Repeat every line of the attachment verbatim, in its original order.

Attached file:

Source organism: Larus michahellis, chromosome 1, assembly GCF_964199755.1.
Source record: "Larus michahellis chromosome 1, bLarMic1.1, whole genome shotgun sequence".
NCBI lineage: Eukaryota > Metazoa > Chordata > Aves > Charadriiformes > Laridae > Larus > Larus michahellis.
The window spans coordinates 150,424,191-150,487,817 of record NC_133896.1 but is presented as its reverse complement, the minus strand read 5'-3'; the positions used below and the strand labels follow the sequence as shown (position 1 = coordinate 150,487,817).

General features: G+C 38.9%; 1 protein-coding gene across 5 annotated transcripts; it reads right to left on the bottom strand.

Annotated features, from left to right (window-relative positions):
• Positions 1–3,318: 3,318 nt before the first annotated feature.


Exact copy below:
Source organism: Larus michahellis, chromosome 1, assembly GCF_964199755.1.
Source record: "Larus michahellis chromosome 1, bLarMic1.1, whole genome shotgun sequence".
NCBI lineage: Eukaryota > Metazoa > Chordata > Aves > Charadriiformes > Laridae > Larus > Larus michahellis.
The window spans coordinates 150,424,191-150,487,817 of record NC_133896.1 but is presented as its reverse complement, the minus strand read 5'-3'; the positions used below and the strand labels follow the sequence as shown (position 1 = coordinate 150,487,817).

General features: G+C 38.9%; 1 protein-coding gene across 5 annotated transcripts; it reads right to left on the bottom strand.

Annotated features, from left to right (window-relative positions):
• Positions 1–3,318: 3,318 nt before the first annotated feature.